Whereas every page request gets its own Request and Response objects, all requests for ASP pages in a Web application share the same Application object. This object is created the first time an ASP page is requested from the application after the Web server starts up, and is destroyed when the Web server shuts down, or when the Web application is unloaded manually in the IIS management console. Because this object persists from one page request to another, it can be used to store data that you want to share with all other pages in your application.

To store a value in the application object, simply use the following syntax:

Application("varName") = value

You can then access that stored value as you would a regular variable, except as Application("varName"). A simple use of the Application object would be for a hit counter. You could record the number of hits your Website has received as Application("hits"), and increment that value with each page request. Here’s the basic code involved:

1  <% Option Explicit %>  
2  <html>  
3  <head>  
4  <title> Simple counter </title>  
5  </head>  
6  <body>  
7  <p>Page requests: <%  
8    Application("hits") = Application("hits") + 1  
9    Response.Write(Application("hits"))  
10 %></p>  
11 </body>  
12 </html>

Line 8 adds 1 to the value of Application("hits"), and line 9 then prints out the updated value. Save the above code in an ASP file (e.g. counter.asp) in your application directory, and then load it repeatedly into your browser (e.g. http://localhost/myapp/counter.asp). Watch as the count increases by 1 with each page request. By including this code fragment on each page of your site, you can count the total number of page requests, as all of your pages will share the same Application("hits") value.

While the above method of value storage and retrieval represents the way you’ll use the Application object 90% of the time, this object does have a few more methods you should be aware of.

First of all, Application("hits") is actually just a shortcut. The hits variable is actually a member of a collection called Contents, which is a property of Applications. Thus, the longhand version is Application.Contents("hits"). There’s no reason for you to use this longer version when accessing stored values, but you must use it when you remove a stored value from the application. To do this, call the Remove method of the Contents collection, as follows:

Application.Contents.Remove("hits")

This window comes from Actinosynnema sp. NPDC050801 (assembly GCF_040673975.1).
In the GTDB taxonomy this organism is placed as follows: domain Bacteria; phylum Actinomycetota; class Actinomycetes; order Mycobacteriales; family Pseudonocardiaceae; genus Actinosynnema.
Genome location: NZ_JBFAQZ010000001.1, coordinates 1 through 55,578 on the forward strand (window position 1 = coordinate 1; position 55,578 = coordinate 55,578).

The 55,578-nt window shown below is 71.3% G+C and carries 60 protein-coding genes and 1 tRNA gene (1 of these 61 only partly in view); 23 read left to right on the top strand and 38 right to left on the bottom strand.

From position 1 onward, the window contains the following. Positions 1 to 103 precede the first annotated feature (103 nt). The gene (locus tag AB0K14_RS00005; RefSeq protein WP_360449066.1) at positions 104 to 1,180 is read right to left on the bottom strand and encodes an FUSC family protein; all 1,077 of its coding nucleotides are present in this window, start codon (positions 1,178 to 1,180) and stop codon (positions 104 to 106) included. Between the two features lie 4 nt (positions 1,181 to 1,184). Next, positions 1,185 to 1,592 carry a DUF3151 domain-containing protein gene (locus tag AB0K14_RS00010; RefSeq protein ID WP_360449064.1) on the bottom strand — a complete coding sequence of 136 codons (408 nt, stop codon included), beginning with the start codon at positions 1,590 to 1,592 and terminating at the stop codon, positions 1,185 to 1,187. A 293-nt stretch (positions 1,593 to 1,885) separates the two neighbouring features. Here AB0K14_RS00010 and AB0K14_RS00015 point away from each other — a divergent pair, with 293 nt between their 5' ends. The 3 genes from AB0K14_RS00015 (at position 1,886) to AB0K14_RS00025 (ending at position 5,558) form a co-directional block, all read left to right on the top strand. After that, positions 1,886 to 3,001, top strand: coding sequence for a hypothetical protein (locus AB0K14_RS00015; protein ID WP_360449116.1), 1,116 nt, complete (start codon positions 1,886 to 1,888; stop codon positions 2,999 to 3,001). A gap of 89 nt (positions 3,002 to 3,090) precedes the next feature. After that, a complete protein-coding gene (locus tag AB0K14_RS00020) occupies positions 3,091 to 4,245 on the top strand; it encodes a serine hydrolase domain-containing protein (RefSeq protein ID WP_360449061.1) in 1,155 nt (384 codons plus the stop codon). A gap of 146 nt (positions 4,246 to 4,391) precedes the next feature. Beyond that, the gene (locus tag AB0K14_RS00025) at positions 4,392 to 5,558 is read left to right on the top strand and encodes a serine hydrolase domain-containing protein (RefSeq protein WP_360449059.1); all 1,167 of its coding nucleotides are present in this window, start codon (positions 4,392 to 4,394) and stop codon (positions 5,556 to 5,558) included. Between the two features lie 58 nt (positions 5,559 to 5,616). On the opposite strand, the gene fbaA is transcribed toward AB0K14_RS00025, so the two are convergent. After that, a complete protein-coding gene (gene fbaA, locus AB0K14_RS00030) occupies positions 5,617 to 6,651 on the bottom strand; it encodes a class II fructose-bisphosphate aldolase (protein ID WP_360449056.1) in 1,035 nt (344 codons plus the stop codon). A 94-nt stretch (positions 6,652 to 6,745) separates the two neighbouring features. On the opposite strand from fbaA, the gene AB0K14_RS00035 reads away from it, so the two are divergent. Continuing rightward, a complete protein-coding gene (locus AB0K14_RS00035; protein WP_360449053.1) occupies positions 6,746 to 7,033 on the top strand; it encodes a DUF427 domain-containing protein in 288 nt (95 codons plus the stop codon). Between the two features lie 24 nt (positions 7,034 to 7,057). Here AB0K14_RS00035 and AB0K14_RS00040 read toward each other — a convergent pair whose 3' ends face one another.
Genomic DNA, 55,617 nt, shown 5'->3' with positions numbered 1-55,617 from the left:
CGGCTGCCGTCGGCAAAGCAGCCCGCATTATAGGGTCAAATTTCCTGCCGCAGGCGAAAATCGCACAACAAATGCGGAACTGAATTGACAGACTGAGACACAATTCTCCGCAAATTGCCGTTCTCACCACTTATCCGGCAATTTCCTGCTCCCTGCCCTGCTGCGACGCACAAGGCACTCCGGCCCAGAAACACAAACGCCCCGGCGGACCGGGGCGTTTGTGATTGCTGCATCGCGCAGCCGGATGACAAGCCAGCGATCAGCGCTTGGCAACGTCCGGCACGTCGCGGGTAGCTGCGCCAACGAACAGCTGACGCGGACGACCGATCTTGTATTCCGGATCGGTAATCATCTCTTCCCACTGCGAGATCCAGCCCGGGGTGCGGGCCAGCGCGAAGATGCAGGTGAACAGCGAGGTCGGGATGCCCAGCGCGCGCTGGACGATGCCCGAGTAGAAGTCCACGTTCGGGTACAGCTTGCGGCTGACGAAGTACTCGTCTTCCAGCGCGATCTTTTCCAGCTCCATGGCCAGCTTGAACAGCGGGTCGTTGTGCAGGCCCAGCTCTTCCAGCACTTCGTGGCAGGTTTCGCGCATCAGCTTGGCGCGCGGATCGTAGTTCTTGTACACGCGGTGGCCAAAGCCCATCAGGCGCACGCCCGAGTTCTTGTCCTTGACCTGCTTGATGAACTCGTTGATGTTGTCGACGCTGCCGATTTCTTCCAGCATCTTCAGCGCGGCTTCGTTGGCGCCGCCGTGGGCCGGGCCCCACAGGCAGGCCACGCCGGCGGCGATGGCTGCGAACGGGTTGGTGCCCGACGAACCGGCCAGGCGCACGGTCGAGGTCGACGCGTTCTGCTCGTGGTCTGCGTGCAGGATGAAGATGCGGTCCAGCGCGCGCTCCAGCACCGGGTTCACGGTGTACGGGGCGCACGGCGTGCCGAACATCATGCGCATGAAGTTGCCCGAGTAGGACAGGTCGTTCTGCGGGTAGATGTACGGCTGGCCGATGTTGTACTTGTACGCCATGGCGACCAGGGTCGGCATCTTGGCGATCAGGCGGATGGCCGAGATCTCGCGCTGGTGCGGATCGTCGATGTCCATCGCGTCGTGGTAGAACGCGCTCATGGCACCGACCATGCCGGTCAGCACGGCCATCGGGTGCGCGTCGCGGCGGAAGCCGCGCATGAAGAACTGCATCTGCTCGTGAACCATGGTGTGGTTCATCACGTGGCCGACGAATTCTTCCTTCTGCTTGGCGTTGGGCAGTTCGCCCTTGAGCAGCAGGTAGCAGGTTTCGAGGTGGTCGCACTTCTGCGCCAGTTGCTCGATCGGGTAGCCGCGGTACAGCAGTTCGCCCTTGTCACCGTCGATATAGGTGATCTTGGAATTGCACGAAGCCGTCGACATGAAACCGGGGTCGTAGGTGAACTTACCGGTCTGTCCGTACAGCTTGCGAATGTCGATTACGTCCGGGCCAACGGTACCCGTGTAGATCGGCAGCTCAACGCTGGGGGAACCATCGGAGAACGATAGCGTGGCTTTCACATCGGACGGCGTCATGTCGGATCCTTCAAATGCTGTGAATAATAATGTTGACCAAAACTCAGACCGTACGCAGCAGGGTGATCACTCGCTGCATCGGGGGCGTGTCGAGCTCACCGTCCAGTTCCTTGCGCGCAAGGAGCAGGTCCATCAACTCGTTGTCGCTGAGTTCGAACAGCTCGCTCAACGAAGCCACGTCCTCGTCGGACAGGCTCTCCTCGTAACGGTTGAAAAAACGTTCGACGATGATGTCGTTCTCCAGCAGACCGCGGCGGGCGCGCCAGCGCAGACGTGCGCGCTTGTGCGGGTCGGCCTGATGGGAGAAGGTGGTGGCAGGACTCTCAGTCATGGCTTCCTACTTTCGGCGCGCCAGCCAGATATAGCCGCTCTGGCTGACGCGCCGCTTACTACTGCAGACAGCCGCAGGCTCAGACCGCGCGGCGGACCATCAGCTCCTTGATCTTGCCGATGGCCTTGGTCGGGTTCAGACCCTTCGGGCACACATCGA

This code would delete the "hits" stored value from the application. To remove all stored values from the application, you can use the RemoveAll method:

Application.Contents.RemoveAll

To understand the purpose of the remaining two methods of the Application object, Lock and Unlock, we must first take a close look at Line 8 from the hit counter example above:

8    Application("hits") = Application("hits") + 1

As you can see, this line actually accesses the stored application value twice. The first time (on the right of the equals sign), it retrieves the stored value. Then, after adding 1 to the retrieved value, it accesses the stored value a second time (on the left of the equals sign) to record the updated value over the top of the existing value.

What’s important to understand is that the three steps described above do not necessarily occur as an uninterrupted sequence of events. If two Web browsers were to access your site at the same time, the events for each browser could intermingle, producing a sequence like this:

  • browser 1 reads "hit"

  • browser 2 reads "hit"

  • browser 1 stores "hit + 1"

  • browser 2 stores "hit + 1"

    If you look at this sequence closely, you’ll realize that the two hits that should have been recorded only resulted in an increase of 1 to the stored "hit" value! To avoid this happening, your code should "lock" the Application object before undertaking a series of events like this that should occur in an uninterrupted sequence. Thus, Line 8 above should be replaced with these three lines:

    8    Application.Lock  
    9    Application("hits") = Application("hits") + 1  
    10   Application.Unlock

    The call to Application.Lock on Line 8 waits for any other processes to finish accessing the Application object, before locking access to it. This forces other clients to wait until the call to Application.Unlock on Line 10 before they can read or write the stored values again. This effectively prevents the occurrence of mix-ups like the one above, as ‘browser 2′ would have to wait for ‘browser 1′ to read and then store its updated value before it could read the value and update it itself.

    The Session Object

    The Session object is very similar to the Application object, as it allows you to store values that are shared between all the pages of your site. The main difference between the two is that, where a single Application object is shared by all pages and all clients that access your site, each client (browser) is assigned its own Session object.

    Thus, a Session object must be created for each user session that occurs on your Website. Here’s an updated version of the hit counter example we saw in the previous section:

    1  <% Option Explicit %>   
    2  <html>  
    3  <head>  
    4  <title> Simple counter </title>  
    5  </head>  
    6  <body>  
    7  <p>Your page requests: <%  
    8    Session("hits") = Session("hits") + 1  
    9    Response.Write(Session("hits"))  
    10 %></p>  
    11 <p>Total page requests: <%  
    12   Application.Lock  
    13   Application("hits") = Application("hits") + 1  
    14   Application.Unlock  
    15   Response.Write(Application("hits"))  
    16 %></p>  
    17 </body>  
    18 </html>

    Save this page and open two copies of your Web browser. It’s important that you actually launch your browser application twice – opening it once and then opening a new window will make the two windows part of the same session, whereas actually opening two separate copies of your browser will cause them each to be assigned separate Session objects on your server. Load the above page into both browsers, and refresh it a few times in each. Observe that the counter stored in the Session object only counts the hits from each browser, while the counter stored in the Application object stores the total page request count.